I write to convey Ports America Chesapeake's steadfast objection to the Baltimore City Council's request to increase the fees charged for oversize and overweight trucks associated with freight travel to and from the Port of Baltimore.
Ports America and its predecessor companies have operated in Baltimore for 89 years. We are committed to making investments that will strengthen the Port of Baltimore for the future. Ports America objects to the proposed fee increase because it puts the Port of Baltimore at a competitive disadvantage, and it will negatively impact the master lease and concession agreement between Ports America and the Maryland Port Administration.
As a result of our work experience, we know the shipping industry is very competitive. The margins are small, and various global factors determine shipping patterns, routes and entry points. Increasing the cost to move items to and through the Port of Baltimore only allows competing ports to devise more attractive economic incentives to lure away Port of Baltimore business — this is not a result Ports America wants, it is not a result that benefits the current and future employees of the Port of Baltimore, nor is it a result that benefits Baltimore.
Moreover, Ports America is in the process of investing hundreds of millions of dollars into the Port of Baltimore as a partner with the Maryland Port Administration in the 50-year lease and concession agreement to upgrade and to operate the terminal.
Ports America is building a new $105 million, 50-foot berth at the Port of Baltimore. With the completion of the Panama Canal expansion in 2014, it is expected that a larger number of ships, including new mega-ships, will travel to East Coast ports to reach customers more quickly and less expensively. Currently, a large percentage of ships use West Coast ports. This requires manufacturers to send products by rail to markets throughout the country. With a 50-foot berth, the mega ships that are becoming the norm in the maritime industry will have enough water depth to dock and bring additional business to the Port of Baltimore.
Also pursuant to the lease and concession agreement, Ports America will invest in other necessary infrastructure projects at the Port of Baltimore, saving the state hundreds of millions of dollars it would have had to invest in capital improvements; Ports America will make an annual payment to the state; and Ports America will provide ongoing revenues to the Maryland Port Administration during the life of the agreement. The partnership between the Maryland Port Administration and Ports America is expected to produce 5,700 new jobs, while the total investment and revenue to the state of Maryland has the potential to reach up to $1.8 billion over the life of the agreement. It will also generate $15.7 million per year in new taxes for Maryland.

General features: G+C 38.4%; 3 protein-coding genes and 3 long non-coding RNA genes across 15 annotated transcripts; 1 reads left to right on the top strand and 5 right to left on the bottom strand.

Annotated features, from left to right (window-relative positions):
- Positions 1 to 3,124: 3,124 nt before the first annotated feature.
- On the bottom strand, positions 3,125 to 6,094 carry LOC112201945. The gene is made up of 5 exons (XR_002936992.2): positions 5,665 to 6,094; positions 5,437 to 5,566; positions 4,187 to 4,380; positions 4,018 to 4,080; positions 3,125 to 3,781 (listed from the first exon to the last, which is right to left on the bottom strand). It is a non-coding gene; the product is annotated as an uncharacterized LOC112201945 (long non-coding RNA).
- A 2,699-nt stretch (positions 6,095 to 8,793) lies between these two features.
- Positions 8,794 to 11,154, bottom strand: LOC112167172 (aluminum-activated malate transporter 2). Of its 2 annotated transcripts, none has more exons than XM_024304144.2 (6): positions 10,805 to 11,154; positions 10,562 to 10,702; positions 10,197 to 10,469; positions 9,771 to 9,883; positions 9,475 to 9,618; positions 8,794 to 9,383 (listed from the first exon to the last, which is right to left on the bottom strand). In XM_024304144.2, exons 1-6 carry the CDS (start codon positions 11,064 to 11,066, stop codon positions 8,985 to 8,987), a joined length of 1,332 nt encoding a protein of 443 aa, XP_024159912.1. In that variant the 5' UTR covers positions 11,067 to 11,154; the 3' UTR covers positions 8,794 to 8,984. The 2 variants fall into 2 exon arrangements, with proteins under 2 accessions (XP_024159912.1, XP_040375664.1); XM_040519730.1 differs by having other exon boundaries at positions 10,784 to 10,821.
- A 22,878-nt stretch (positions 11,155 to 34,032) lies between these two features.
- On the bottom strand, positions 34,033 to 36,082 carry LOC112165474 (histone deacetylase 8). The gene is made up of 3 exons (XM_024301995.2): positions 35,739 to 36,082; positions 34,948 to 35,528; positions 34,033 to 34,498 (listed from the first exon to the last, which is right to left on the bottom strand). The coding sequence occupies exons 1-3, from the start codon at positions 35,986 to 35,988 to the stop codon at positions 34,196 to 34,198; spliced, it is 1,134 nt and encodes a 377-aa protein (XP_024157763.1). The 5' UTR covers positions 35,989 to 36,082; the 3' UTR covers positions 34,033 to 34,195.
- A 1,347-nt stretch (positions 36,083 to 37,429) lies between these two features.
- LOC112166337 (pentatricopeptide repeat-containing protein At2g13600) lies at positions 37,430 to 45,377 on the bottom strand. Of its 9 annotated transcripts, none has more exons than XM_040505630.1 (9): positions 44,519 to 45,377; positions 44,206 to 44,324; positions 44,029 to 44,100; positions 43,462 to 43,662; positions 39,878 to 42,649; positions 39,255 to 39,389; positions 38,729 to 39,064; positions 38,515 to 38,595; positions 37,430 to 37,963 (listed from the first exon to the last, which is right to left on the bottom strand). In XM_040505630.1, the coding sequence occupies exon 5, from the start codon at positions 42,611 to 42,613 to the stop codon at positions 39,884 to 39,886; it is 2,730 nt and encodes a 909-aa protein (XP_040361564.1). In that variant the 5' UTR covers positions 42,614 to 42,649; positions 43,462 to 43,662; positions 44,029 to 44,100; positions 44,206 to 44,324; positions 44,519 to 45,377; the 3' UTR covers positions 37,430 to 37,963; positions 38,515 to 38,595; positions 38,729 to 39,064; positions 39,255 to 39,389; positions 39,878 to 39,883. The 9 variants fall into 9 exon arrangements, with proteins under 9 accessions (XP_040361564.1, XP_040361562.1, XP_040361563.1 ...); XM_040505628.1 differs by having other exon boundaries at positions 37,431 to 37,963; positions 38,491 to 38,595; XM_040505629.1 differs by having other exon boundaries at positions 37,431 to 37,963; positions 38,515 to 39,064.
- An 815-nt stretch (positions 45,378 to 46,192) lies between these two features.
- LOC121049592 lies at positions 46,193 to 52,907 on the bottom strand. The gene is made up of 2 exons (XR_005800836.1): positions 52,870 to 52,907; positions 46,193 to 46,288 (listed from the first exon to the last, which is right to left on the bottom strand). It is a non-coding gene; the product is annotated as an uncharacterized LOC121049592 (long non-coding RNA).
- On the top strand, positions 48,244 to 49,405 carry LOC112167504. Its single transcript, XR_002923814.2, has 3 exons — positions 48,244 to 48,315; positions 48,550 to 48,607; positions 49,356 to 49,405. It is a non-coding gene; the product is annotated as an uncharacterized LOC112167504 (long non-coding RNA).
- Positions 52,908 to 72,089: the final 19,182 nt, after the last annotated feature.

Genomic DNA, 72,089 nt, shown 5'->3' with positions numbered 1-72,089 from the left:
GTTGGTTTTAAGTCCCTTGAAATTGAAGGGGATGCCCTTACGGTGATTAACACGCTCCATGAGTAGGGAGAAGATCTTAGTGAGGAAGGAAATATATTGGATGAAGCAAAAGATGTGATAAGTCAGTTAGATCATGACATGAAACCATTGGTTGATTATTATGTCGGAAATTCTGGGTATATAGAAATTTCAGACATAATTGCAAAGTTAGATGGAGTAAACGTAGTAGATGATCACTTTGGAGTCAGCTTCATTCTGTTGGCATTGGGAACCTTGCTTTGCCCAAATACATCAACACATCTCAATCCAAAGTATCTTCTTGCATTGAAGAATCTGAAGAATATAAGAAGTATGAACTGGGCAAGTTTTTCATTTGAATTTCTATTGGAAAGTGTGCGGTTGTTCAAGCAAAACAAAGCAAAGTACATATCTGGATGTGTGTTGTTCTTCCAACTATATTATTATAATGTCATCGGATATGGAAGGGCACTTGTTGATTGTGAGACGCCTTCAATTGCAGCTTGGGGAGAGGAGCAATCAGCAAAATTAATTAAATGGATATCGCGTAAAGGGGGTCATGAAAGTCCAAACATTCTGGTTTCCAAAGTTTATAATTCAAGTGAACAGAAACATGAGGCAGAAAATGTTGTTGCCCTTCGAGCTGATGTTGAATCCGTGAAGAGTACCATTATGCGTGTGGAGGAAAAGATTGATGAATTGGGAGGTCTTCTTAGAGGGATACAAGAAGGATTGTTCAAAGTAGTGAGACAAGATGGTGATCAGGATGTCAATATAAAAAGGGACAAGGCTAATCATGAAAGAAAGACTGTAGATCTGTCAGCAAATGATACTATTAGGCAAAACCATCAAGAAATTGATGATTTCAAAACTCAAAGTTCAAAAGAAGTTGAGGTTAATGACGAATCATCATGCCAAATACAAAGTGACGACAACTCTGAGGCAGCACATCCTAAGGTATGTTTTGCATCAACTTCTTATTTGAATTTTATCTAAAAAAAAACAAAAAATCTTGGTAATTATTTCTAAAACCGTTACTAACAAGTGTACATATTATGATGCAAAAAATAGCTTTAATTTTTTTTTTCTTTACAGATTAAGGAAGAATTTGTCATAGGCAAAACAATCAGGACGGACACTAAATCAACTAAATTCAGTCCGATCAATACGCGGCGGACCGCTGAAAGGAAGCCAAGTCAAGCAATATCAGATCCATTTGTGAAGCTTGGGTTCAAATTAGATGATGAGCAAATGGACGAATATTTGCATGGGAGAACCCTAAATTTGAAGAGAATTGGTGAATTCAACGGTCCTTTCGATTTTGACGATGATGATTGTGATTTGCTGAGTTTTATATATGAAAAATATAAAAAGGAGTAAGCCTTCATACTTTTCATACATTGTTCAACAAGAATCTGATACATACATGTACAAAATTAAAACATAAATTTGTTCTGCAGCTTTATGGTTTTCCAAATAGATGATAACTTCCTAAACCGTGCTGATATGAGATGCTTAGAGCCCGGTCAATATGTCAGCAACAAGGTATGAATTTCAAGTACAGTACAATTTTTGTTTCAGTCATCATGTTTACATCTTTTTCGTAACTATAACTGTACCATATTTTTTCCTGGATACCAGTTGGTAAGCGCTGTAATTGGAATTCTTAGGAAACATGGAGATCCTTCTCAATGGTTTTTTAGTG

Ports America asks the Board of Estimates to reject the City Council's request to increase the fees charged for oversize and overweight trucks because the proposed increase will have a foreseeable, negative impact on the financial projections and forecasts relied upon by the state and all interested parties when we finalized our long and complex negotiations related to the lease and concession agreement.
The Port of Baltimore employs about 16,500 workers. Out of about 360 U.S. ports, Baltimore is ranked No. 1 for handling roll on/roll off cargo; trucks; imported forest products; and imported gypsum, sugar and iron ore. The proposed fee increase is an impediment to us as we work our way through the global recession and as America moves towards a better job creation model.
The proposal does more harm than good.
Mark Montgomery, Baltimore
The writer is president and CEO of Ports America Chesapeake LLC.